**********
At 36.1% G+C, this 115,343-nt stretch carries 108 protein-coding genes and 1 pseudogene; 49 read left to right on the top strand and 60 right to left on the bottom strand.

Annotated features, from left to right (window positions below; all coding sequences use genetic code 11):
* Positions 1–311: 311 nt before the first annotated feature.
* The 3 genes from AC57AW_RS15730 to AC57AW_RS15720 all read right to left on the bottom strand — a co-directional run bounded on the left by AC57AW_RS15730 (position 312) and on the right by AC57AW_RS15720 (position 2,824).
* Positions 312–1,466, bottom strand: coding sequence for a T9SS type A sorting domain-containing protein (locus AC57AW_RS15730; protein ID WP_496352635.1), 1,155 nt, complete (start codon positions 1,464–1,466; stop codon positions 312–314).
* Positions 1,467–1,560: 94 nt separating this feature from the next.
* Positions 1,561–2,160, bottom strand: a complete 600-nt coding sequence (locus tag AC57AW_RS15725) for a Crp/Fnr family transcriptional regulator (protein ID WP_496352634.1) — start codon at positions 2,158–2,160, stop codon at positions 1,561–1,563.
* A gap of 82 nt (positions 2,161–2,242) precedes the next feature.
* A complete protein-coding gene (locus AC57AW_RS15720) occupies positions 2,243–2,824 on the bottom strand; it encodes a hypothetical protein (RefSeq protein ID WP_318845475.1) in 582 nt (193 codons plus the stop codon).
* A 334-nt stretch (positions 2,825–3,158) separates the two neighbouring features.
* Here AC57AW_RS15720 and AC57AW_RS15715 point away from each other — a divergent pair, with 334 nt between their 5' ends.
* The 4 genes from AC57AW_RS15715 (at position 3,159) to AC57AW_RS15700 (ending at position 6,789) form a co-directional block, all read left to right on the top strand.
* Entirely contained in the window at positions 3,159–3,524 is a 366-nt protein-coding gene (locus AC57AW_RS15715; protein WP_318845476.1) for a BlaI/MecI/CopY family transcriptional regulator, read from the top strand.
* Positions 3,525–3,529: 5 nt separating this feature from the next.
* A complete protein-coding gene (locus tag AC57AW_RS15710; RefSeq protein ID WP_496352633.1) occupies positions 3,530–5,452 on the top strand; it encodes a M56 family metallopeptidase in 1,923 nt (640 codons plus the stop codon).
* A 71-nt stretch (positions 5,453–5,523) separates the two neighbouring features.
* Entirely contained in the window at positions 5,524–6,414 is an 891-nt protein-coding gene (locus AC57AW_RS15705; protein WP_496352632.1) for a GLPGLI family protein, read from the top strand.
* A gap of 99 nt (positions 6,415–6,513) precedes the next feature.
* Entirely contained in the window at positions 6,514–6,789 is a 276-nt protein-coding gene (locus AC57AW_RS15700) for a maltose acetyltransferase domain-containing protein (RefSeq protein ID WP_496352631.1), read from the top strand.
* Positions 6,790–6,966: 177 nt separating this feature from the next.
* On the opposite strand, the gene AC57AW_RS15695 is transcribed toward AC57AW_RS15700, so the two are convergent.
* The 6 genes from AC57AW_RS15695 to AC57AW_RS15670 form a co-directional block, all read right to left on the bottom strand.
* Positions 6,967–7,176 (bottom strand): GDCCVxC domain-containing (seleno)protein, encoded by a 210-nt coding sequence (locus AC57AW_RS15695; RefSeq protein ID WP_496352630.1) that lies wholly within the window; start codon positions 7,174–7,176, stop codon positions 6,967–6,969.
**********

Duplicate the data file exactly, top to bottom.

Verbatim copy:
At 36.1% G+C, this 115,343-nt stretch carries 108 protein-coding genes and 1 pseudogene; 49 read left to right on the top strand and 60 right to left on the bottom strand.

Annotated features, from left to right (window positions below; all coding sequences use genetic code 11):
* Positions 1–311: 311 nt before the first annotated feature.
* The 3 genes from AC57AW_RS15730 to AC57AW_RS15720 all read right to left on the bottom strand — a co-directional run bounded on the left by AC57AW_RS15730 (position 312) and on the right by AC57AW_RS15720 (position 2,824).
* Positions 312–1,466, bottom strand: coding sequence for a T9SS type A sorting domain-containing protein (locus AC57AW_RS15730; protein ID WP_496352635.1), 1,155 nt, complete (start codon positions 1,464–1,466; stop codon positions 312–314).
* Positions 1,467–1,560: 94 nt separating this feature from the next.
* Positions 1,561–2,160, bottom strand: a complete 600-nt coding sequence (locus tag AC57AW_RS15725) for a Crp/Fnr family transcriptional regulator (protein ID WP_496352634.1) — start codon at positions 2,158–2,160, stop codon at positions 1,561–1,563.
* A gap of 82 nt (positions 2,161–2,242) precedes the next feature.
* A complete protein-coding gene (locus AC57AW_RS15720) occupies positions 2,243–2,824 on the bottom strand; it encodes a hypothetical protein (RefSeq protein ID WP_318845475.1) in 582 nt (193 codons plus the stop codon).
* A 334-nt stretch (positions 2,825–3,158) separates the two neighbouring features.
* Here AC57AW_RS15720 and AC57AW_RS15715 point away from each other — a divergent pair, with 334 nt between their 5' ends.
* The 4 genes from AC57AW_RS15715 (at position 3,159) to AC57AW_RS15700 (ending at position 6,789) form a co-directional block, all read left to right on the top strand.
* Entirely contained in the window at positions 3,159–3,524 is a 366-nt protein-coding gene (locus AC57AW_RS15715; protein WP_318845476.1) for a BlaI/MecI/CopY family transcriptional regulator, read from the top strand.
* Positions 3,525–3,529: 5 nt separating this feature from the next.
* A complete protein-coding gene (locus tag AC57AW_RS15710; RefSeq protein ID WP_496352633.1) occupies positions 3,530–5,452 on the top strand; it encodes a M56 family metallopeptidase in 1,923 nt (640 codons plus the stop codon).
* A 71-nt stretch (positions 5,453–5,523) separates the two neighbouring features.
* Entirely contained in the window at positions 5,524–6,414 is an 891-nt protein-coding gene (locus AC57AW_RS15705; protein WP_496352632.1) for a GLPGLI family protein, read from the top strand.
* A gap of 99 nt (positions 6,415–6,513) precedes the next feature.
* Entirely contained in the window at positions 6,514–6,789 is a 276-nt protein-coding gene (locus AC57AW_RS15700) for a maltose acetyltransferase domain-containing protein (RefSeq protein ID WP_496352631.1), read from the top strand.
* Positions 6,790–6,966: 177 nt separating this feature from the next.
* On the opposite strand, the gene AC57AW_RS15695 is transcribed toward AC57AW_RS15700, so the two are convergent.
* The 6 genes from AC57AW_RS15695 to AC57AW_RS15670 form a co-directional block, all read right to left on the bottom strand.
* Positions 6,967–7,176 (bottom strand): GDCCVxC domain-containing (seleno)protein, encoded by a 210-nt coding sequence (locus AC57AW_RS15695; RefSeq protein ID WP_496352630.1) that lies wholly within the window; start codon positions 7,174–7,176, stop codon positions 6,967–6,969.